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France

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Employer of Record (EOR) in France

What you'll learn

  • Country Introduction
  • Employment Terms
  • Minimum Wage and Working Hours
  • Statutory Leave Laws
  • Termination Process
  • Additional Information
France Introduction

France is a country in western Europe, bordered by Spain, Belgium, Luxembourg, Germany, Switzerland, Monaco, Italy, and Andorra in continental Europe. The country has several territories across the world such as French Guiana, the French West Indies, and more. France is considered a developed country with the world's 7th-largest GDP, and 4th-highest aggregate household wealth. The country also performs well in international rankings of healthcare, education, and life expectancy.

Employment Terms

Types of Contracts

Contracts can be part-time or full-time.

  • Fixed term
  • Indefinite term

Working Hours

Standard working hours in France are set at a maximum of 35 hours per week, with hours worked above this (up to a limit of 39) resulting in overtime, and/or additional leave (RTT).

RTT can be agreed upon as part of a collective bargaining agreement (e.g. 10 days of RTT per year, for a given set of working hours), or as the hours are worked (e.g. if a given week is 39 hours, the employee receives 4 hours of RTT).

Hours worked beyond the limit are paid as overtime: the % increase in pay is generally agreed as part of a collective bargaining agreement, or if this does not exist, the following rules apply:

  • First 8 hours/week: +25%
  • 9th+ hours /week: +50%

When an employee is working on a Sunday, this counts as a day worked (in their 218 days contract) and the employee must also receive 100% of their daily salary on top of the regular pay.

Minimum Wage

The minimum wage in France is typically set by collective bargaining agreements. As of January 1, 2024, the minimum wage in France is EUR 1,766.92 per month.

Probation Period

The maximum probation period allowed in France is 4 months, however, this can be extended sometimes for another 4 months, making it 8 months in total.

Taxes & Local Employment Costs

Employee Taxes

Income tax is subject to the personal circumstances of the employee (marriage, number of children). The “neutral tax rate” assuming a single employee with no children is listed here. Income tax is then taken from this net amount. Employees must also pay social security contributions, which amount to approximately 21% of their gross salary.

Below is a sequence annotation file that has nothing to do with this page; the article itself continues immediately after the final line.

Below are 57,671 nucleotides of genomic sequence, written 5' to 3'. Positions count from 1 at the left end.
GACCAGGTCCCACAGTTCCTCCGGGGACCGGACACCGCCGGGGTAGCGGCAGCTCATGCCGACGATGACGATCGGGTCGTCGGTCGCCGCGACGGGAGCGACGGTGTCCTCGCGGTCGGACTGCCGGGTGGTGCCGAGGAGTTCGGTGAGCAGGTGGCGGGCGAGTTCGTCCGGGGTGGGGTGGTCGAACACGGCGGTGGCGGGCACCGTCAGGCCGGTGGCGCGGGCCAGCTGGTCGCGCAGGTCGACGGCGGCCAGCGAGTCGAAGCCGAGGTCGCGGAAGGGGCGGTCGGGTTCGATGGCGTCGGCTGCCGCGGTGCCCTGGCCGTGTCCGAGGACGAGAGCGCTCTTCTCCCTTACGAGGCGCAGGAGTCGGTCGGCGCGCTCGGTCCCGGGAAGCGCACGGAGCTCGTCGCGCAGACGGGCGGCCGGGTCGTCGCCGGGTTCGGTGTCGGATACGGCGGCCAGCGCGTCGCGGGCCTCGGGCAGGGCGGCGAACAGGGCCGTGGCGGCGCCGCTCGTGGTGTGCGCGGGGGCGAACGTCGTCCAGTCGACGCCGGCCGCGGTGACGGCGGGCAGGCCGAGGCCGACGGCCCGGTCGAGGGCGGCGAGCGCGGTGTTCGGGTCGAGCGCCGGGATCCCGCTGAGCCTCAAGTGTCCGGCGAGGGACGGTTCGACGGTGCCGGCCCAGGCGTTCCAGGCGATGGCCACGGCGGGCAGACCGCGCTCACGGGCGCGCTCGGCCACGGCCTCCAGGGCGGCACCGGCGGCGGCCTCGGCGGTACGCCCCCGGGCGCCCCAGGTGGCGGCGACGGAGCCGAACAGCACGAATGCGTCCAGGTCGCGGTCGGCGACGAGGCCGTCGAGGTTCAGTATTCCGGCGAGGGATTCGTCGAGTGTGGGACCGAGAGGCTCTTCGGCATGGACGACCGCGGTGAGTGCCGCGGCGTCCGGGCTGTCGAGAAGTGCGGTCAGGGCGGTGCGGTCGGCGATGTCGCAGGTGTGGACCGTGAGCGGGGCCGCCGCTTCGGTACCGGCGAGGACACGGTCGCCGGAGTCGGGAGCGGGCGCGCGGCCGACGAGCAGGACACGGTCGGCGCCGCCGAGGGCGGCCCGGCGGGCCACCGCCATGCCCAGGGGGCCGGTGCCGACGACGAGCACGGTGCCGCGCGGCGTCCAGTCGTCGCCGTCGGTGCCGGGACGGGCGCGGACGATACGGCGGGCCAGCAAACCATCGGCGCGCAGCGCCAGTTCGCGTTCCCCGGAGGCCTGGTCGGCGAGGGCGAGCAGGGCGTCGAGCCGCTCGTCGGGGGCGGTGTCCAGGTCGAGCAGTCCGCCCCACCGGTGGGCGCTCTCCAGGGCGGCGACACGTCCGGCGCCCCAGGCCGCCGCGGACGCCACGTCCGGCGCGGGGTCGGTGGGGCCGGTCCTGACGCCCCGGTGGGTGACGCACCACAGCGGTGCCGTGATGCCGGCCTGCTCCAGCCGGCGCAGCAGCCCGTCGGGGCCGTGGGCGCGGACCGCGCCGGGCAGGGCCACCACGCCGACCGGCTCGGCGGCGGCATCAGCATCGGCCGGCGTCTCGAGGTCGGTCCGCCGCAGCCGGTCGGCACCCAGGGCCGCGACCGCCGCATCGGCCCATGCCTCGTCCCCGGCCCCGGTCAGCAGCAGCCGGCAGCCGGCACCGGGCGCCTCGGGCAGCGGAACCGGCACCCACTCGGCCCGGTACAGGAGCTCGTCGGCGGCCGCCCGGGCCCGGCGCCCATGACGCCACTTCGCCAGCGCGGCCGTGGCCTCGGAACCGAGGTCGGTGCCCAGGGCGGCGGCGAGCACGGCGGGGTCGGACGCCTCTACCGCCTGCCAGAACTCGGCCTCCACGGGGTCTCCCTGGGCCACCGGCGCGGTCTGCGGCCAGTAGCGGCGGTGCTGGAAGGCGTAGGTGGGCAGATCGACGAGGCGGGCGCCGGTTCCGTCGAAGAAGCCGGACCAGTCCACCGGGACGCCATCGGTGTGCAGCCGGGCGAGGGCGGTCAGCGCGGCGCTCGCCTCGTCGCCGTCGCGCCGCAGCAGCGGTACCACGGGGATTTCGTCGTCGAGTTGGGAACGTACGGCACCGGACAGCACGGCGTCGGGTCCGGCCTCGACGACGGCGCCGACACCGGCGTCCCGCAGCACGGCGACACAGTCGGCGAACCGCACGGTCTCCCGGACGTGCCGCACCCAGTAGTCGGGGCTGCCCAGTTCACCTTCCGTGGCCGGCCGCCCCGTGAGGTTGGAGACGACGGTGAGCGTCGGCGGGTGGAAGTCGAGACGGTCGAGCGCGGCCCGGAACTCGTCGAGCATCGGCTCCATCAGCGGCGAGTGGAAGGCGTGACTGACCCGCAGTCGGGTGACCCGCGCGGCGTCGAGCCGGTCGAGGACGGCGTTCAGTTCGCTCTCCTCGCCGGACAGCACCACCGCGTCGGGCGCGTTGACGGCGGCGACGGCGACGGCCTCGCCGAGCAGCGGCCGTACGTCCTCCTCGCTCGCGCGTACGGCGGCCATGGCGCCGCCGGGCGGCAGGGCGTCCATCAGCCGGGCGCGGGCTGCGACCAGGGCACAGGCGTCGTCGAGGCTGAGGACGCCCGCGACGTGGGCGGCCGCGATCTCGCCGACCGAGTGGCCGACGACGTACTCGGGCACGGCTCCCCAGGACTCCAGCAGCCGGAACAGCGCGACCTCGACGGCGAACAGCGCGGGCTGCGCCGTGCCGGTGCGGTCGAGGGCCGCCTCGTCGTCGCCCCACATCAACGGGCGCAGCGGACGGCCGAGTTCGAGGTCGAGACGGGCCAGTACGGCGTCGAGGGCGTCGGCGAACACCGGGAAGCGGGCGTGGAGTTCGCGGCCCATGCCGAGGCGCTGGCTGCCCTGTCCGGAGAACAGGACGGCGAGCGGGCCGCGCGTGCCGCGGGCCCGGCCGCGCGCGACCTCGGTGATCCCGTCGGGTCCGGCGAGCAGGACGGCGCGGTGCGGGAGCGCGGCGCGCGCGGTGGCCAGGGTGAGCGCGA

Employer Taxes & Contributions

Employers must pay the following contributions in addition to gross salary:

  • Social Security: 24% of gross salary, on average
  • Pension: 15% of gross salary
  • Unemployment Benefit: 4% of gross salary
  • Other Employer Costs: 9% of gross salary, on average

Social Security Breakdown

Social Security is made up of:

  • Family Benefits
  • Health, Disability, Death, Social Security
  • Transportation tax
  • Private Medical Insurance (statutory benefit)
  • Private Life insurance (statutory benefit)
  • Social Charges (Solidarité Autonomie)
  • Accident at Work
  • Wage guarantee fund
  • Old age insurance
  • Professional training tax

Types of Leave

Annual Leave (Vacation)

The French paid leave system entitles workers to a minimum of 25 working days of paid leave per year. This is based on a standard 35-hour workweek, and the allowance can increase depending on factors such as the employee's age, length of service, and industry.

However, the standard number of days of PTO granted by employers in France is higher than this, at around 34 days on average for knowledge workers. Paid leave is accrued on the basis of 2.08 days per month worked. Any days accrued until 31st May in a given year should be used before 31st May in the following year.

Sick Leave

Employees are entitled to up to 6 months of absence from work as part of their sick leave, providing that:

  • They have worked at least 150 hours in either the 90 days or 3 calendar months prior to the absence
  • They paid contributions during the 6 calendar months preceding the absence on the basis of remuneration at least equal to 1,015 times the amount of the statutory hourly minimum wage (SMIC)

To continue to receive compensation after 6 months, they must meet the following conditions:

  • On the date of interruption from work, the employee was affiliated to a social security scheme (CPAM, MSA) for at least 12 months and  worked at least 600 hours during the 12 calendar months or the 365 days preceding the absence
  • The employee paid contributions during the 12 calendar months or the 365 days preceding the absence on the basis of remuneration at least equal to 2,030 times the amount of the statutory hourly minimum wage (SMIC)

During the period of absence, the employee is paid 50% of their average basic daily wage over the last 3 months, capped at a maximum amount of around EUR 89 per day.

After one year of service, the employer must cover the first 3 days of sick leave in full and must complete the difference between social security and regular salary. The employer must do this for at least 60 days, and this increases after 5 years of seniority.

Maternity Leave

Employees are entitled to 16 weeks of maternity leave, which typically starts 6 weeks before the presumed birth date. Mothers can postpone this up to 3 weeks before the predicted birth date by requesting this from a doctor. If the child is the mother’s third or more, the leave is extended to 26 weeks.

The maternity pay allowance paid by the state is capped at around EUR 91 per day during maternity leave. After 1 year of service, employers must pay the employee the difference to make up their full salary. For less than 1 year of service, the employer is not obligated to make up the difference, although many employers choose to agree to this in their contract with the employee.

For more information, see here.

Paternity Leave